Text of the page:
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1. an approach to epistemology holding that all knowledge of matters of fact either arises from experience or requires experience for its validation. In particular, empiricism denies the possibility of innate ideas, arguing that the mind at birth is like a blank sheet of paper (see tabula rasa). During the 17th and 18th centuries, empiricism was developed as a systematic approach to philosophy in the work of John Locke, George Berkeley, and David Hume. These thinkers also developed theories of associationism to explain how even the most complex mental concepts can be derived from simple sense experiences. Although there is a strong emphasis on empiricism in psychology, this can take different forms. Some approaches to psychology hold that sensory experience is the origin of all knowledge and thus, ultimately, of personality, character, beliefs, emotions, and behavior. Behaviorism is the purest example of empiricism in this sense. Advocates of other theoretical approaches to psychology, such as phenomenology, argue that the definition of experience as only sensory experience is too narrow; this enables them to reject the position that all knowledge arises from the senses while also claiming to adhere to a type of empiricism.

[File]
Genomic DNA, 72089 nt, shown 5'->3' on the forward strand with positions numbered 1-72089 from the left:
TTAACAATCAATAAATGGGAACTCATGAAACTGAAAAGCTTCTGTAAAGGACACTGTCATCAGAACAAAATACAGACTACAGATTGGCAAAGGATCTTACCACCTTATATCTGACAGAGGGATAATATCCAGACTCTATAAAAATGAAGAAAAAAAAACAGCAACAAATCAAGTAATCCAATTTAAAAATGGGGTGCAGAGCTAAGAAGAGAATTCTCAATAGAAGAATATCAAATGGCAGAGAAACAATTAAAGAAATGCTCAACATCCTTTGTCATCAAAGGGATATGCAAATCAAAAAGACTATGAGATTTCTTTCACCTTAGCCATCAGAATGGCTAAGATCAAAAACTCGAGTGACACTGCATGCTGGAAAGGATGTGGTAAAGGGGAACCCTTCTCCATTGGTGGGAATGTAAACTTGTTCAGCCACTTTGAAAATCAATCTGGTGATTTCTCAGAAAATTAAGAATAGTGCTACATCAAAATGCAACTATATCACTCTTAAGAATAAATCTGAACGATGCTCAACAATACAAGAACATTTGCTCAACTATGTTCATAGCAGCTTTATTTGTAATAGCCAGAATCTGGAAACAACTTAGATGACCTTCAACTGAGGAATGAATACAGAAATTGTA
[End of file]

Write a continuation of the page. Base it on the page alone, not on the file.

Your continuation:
2. the view that experimentation is the most important, if not the only, foundation of scientific knowledge and the means by which individuals evaluate truth claims or the adequacy of theories and models.

3. in philosophy, the position that all linguistic expressions that are not tautologous must be empirically verifiable if they are to be deemed valid or meaningful. This principle was essential to the philosophy of logical positivism. See also positivism. —empiricist adj., n.

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Psychology term of the day

March 2nd 2024




1. the sum of an individual’s innate characteristics.

2. more broadly, the basic psychological and physical makeup of an individual, due partly to heredity and partly to life experience and environmental factors. —constitutional adj.